LBI Greek Refugee Camp Volunteer Sees Humanity in Unrest

Jun 27, 2018
Courtesy of: Gaby Hartney

One happy family – those are not words one would expect to hear about an experience volunteering at the largest refugee camp in Lesvos, Greece. Still, they are the exact words Gaby Hartney repeated many times about her two-week stint as a volunteer at Camp Moira.

“It’s amazing to see the humanitarian crisis first hand, to see the human side of it,” the Long Beach Island native said. “They’re not just numbers and statistics. I saw and met real people with real stories to tell. They voyaged from their home countries to Turkey and then to Greece. They’re real, rather than just headlines.”

A majority of the refugees are from the Middle East and North Africa. Their commonality is their desire for a better life outside the confines of their homelands, said Hartney, a Surf City resident. With so many nationalities and religious identities, conflicts in the camp did arise, she said, but they almost never escalated to anything too serious.

“It happens every day and you’re drawn into it,” the 2015 Southern Regional High School graduate said of watching conflict being resolved. “It’s very interesting and brings it all back to one thing: We are still one big family.”

That’s no little thing to take away from life at a refugee camp initially built to house between 2,000 and 3,000 people. Nearly three times that number call Moira home.

“The overflow area now has overflow,” Hartney said of an area known as the Olive Grove, where refugees live in tents, noting the stay at the camp is generally about three years.

If the refugees are denied asylum three times, they are sent back to their homeland, she said. Until they are processed and receive their papers, they are considered illegals, Hartney said.

“There are not many elderly refugees,” she said, noting the cost of being smuggled out of their homeland plus the journey to Turkey before taking a boat to Greece is too much for most. Some of the boats used to smuggle the refugees are built for only 20 to 30 people, but twice that number often cross the Aegean Sea to Greece. “They are given a life vest before they cross.”

If the boat makes it halfway across the sea before running into trouble, the Greek Coast Guard will rescue the refugees. If it doesn’t, then the refugees return to Turkey, she said. The lucky ones, the ones who can afford it, can try again.

“The water is so clear you can see the bottom, so they think they can swim the rest of the way. But most don’t know how to swim, so they drown,” said Hartney, a Surf City lifeguard who is an international studies major with a minor in French and political science at Arcadia University in Pennsylvania. “They’ve been through so much trauma, and they are still nice and welcoming to everyone. Overall, they are happy.”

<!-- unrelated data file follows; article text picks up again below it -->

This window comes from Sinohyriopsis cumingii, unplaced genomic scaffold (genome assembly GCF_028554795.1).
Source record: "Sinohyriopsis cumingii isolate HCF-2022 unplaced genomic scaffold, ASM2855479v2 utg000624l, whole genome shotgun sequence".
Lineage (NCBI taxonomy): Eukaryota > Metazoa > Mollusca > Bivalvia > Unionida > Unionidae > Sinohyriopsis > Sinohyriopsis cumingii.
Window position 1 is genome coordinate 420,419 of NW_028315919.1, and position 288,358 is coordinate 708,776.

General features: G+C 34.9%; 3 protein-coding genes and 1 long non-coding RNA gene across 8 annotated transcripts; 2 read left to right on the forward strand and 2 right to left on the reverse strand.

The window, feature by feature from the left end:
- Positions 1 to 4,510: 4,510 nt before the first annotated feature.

Hartney, who stumbled upon the opportunity, applied and was accepted by HELP International, a nonprofit whose mission is to empower people to fight global poverty through sustainable, life-changing development programs. She interacted with refugees every day, letting them talk about their families and their homelands without much prompting.

“They do want to talk about where they came from,” she said, “the life they left behind. It’s kind of chilling. It’s very traumatic for everyone. They are just coming to have a better life, to be safe.”

One man talked about his love for Damascus and his family that was still there, she said. A woman talked about having seven children in her homeland, though only six made the journey with her.

“It’s mostly about the money,” Hartney said, noting the difficult decision parents have to make about who travels and when. Some of it is about safety. “There was a contingent of about 20 kids traveling without family.”

Hartney spent time every day with some of the camp’s refugee children, teaching English to 5- to 10-year-olds, and then on the playground, or watching a movie.

“Most of them could speak English pretty well,” she said, “but they had difficulty with reading and writing. We left a lot of the conversational stuff for outside the classroom.”

Hartney, who traveled 42 hours on her journey to the refugee camp, arrived during Ramadan, a holy month of fasting, introspection and prayer for Muslims.

“We slept during the day,” she said of her daily schedule, which began at 1 p.m. “One o’clock is morning for everyone.”

A typical day, Hartney said, was walking around, greeting refugees and playing with the children until about 2 p.m., when she taught English. At 3 p.m., she would get lunch and sometimes sit in on an English class for men or women. By 5:30, activities for the kids would begin.

“We watched ‘Finding Dory,’” she said, noting the hardest part about her leaving was telling the kids. “Every night, we would say goodnight, see you tomorrow. And then I had to tell them they wouldn’t be seeing me. I was going home.”

— Gina G. Scala

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